So after supporting and having my dear wife put up with a Pentium III-450
for a long while under various versions of Windows, I asked her what she
would like for a new computer. The iMac G5 was a bit pricey for current
budgets with school coming up for our boys and all. So after mulling it
over, we decided to go for the Mac mini. We did go with the SuperDrive
model to better complement our Canon DV video camera. I’d had a bit of fun
editing video together with it, and she figured it would be kind of cool.
So when it finally arrived, the look on everyone’s face at just how
small it really is was priceless. If you haven’t seen one of these
things, go find one at an Apple store or Apple reseller. Inside, a 1.42
Ghz G4, 512 MB RAM, 80 GB hard drive, 802.11g and bluetooth, and a DVD-R
drive. Now, it’s not top of the line as Apple product goes, but it’s got
all the power and space needed for a home user to have a whole lot of
fun with. But it’s small. And it looks cool. Oh yeah. And it’s pretty
much silent. The ambient noise in the room where it’s located has
dropped to almost silence, compared to a not-so-subtle flood of white
noise from fans and hard drives in the tower on the PC.
So that was all good. But that was, as it is with most computers, only a
small part of the story.
Enter iLife ‘05. And specifically iMovie. I had shown Trudy only one
title and a couple of transitions while editing some old video of her
winterguard. She had a few videos of rehearsals and she decided to edit
them. I gave her zero help on this. Within about a day, and by no means
continual work in that time, she showed me an edited 5 minute video of
sort of a promotional style for her winterguard, complete with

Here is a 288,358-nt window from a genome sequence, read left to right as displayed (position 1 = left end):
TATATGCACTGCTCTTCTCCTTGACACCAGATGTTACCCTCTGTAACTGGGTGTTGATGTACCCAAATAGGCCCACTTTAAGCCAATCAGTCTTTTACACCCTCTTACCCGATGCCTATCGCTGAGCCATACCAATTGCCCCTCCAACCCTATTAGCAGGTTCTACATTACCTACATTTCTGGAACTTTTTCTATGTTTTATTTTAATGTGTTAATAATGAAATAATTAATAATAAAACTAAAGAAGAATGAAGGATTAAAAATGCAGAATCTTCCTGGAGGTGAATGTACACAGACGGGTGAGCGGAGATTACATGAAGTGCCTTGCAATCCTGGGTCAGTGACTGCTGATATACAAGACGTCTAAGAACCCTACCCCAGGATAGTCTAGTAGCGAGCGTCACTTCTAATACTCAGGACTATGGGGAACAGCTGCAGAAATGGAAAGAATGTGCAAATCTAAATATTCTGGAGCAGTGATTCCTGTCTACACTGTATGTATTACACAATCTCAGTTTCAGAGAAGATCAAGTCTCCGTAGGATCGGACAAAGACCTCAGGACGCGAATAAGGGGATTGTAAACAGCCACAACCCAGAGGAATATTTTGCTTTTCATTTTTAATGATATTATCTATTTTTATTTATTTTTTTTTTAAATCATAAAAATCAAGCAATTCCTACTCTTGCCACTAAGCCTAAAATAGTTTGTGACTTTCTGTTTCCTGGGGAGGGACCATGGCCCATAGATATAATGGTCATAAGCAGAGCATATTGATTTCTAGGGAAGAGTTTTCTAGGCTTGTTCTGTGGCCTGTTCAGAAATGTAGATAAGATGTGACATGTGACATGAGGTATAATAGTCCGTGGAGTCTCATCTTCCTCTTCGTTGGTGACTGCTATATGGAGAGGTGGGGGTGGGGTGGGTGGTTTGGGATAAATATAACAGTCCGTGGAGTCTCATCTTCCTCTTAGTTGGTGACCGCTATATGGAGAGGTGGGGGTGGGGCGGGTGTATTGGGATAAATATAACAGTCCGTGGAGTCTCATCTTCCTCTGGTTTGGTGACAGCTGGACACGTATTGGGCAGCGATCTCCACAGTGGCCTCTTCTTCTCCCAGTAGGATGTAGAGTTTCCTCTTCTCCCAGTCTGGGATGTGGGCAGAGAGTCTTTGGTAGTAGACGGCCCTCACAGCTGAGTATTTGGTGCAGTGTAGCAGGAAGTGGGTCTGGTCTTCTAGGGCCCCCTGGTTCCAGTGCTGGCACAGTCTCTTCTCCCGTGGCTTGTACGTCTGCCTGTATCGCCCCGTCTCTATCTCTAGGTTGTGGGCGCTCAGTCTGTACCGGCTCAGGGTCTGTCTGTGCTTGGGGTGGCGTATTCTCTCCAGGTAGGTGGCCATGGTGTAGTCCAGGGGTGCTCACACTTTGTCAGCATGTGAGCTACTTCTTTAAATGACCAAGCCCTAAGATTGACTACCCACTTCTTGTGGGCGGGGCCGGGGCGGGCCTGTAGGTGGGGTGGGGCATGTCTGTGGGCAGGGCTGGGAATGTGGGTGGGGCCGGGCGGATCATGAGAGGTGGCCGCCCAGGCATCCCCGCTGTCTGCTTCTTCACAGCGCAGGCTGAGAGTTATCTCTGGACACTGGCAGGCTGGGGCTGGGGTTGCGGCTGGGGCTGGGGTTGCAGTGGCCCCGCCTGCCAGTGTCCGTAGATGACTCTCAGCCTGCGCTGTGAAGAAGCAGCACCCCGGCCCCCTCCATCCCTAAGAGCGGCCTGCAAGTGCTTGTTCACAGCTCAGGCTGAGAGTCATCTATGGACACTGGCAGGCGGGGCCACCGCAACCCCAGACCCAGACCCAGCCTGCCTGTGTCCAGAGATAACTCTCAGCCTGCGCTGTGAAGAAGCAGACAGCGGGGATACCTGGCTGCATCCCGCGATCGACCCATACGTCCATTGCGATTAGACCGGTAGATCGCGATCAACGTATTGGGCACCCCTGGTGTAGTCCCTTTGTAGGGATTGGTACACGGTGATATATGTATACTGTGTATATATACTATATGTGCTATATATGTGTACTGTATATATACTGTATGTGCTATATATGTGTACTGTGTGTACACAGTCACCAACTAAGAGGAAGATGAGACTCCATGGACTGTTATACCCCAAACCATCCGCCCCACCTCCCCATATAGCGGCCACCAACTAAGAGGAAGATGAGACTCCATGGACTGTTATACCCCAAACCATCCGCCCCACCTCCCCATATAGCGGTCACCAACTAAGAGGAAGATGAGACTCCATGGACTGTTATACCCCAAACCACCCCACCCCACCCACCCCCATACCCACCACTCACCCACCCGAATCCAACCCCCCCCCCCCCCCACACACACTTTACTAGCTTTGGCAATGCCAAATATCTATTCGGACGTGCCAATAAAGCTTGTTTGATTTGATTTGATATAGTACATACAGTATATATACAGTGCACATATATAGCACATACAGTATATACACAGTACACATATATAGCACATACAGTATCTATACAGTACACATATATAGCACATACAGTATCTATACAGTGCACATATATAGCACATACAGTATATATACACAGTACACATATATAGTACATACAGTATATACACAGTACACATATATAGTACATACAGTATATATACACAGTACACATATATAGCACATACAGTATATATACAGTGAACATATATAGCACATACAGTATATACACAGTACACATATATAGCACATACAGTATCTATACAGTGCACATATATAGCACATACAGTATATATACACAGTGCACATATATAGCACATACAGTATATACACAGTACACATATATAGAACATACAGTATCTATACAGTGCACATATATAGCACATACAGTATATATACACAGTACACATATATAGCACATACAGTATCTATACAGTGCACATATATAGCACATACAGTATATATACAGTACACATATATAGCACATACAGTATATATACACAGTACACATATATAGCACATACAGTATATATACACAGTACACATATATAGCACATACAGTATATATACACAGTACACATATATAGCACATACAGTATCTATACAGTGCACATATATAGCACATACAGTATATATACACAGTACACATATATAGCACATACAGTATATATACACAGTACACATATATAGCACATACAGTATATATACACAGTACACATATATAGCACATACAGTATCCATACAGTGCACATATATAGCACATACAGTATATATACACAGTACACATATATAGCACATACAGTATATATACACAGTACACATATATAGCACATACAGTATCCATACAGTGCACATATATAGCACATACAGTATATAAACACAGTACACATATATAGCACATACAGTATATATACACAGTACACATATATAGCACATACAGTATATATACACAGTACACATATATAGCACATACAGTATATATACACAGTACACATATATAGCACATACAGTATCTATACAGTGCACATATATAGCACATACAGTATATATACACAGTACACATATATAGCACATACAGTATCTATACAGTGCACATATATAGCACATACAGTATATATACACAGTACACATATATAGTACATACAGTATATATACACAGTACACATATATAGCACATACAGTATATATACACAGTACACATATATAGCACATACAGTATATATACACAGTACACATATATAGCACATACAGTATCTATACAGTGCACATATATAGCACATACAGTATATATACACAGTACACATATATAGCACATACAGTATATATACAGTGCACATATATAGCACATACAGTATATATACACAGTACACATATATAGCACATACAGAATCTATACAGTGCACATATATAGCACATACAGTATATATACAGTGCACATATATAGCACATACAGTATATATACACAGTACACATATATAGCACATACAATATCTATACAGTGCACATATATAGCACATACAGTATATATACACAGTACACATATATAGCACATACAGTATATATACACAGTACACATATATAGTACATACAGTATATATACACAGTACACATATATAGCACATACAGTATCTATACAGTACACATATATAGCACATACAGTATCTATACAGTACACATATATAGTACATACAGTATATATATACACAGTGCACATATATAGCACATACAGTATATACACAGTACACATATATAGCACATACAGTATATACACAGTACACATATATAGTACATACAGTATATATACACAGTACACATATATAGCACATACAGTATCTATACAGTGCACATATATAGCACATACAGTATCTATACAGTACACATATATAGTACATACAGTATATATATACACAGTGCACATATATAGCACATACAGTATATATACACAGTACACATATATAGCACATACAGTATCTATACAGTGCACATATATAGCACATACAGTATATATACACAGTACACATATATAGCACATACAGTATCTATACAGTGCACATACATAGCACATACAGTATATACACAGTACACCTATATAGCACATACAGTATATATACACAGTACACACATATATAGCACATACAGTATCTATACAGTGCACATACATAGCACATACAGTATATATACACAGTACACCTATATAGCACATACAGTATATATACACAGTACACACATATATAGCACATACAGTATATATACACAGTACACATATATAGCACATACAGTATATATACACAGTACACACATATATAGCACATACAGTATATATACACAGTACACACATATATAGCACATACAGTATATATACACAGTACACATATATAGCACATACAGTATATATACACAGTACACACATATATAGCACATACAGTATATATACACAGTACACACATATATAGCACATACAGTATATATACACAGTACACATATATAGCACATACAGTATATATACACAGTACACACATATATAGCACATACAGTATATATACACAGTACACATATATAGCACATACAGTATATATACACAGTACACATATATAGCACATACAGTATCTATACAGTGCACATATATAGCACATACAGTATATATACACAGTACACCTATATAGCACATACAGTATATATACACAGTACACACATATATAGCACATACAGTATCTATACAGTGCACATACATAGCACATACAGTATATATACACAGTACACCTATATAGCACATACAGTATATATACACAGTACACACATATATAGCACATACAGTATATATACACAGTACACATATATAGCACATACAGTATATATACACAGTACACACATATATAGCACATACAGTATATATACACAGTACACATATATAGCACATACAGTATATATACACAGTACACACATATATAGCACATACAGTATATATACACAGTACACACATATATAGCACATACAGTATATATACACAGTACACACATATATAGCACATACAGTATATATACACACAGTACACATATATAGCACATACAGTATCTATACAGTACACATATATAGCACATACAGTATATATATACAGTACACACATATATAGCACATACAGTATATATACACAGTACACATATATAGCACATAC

transitions, titling, an overlaid soundtrack and pretty good
composition. It really is that good a tool. No such chance with
Microsoft Movie Maker. And of course, free with the new Mac.
Then with one of her cousins and his boys coming into town for a visit,
she did a videographer number on them, and edited that down over the
visit of four days, and then added in chapters and mastered it onto a
DVD via iMovie and iDVD. Again, with overlaid soundtracks, and up a few
notches in appearance and composition. These things are enjoyable to
watch, not your general boring home video. IMHO of course. But these
tools truly do empower users.
And we even brought all the email and things over from the Windows box
intact with minimal fuss as well. This is really the way computers
should be for everyone. Including me. I may be an “expert” level user,
being a professional programmer and having development and sysadmin
experience spanning over 12 years on Unix, Linux, Windows and a bit on
the Mac for fun, but at times I want it to be a fun tool for creative
work, rather than a hobby unto itself. That’s why I love this platform,
and by the looks of it, that’s why the old Windows box hasn’t been
turned on in a couple of weeks.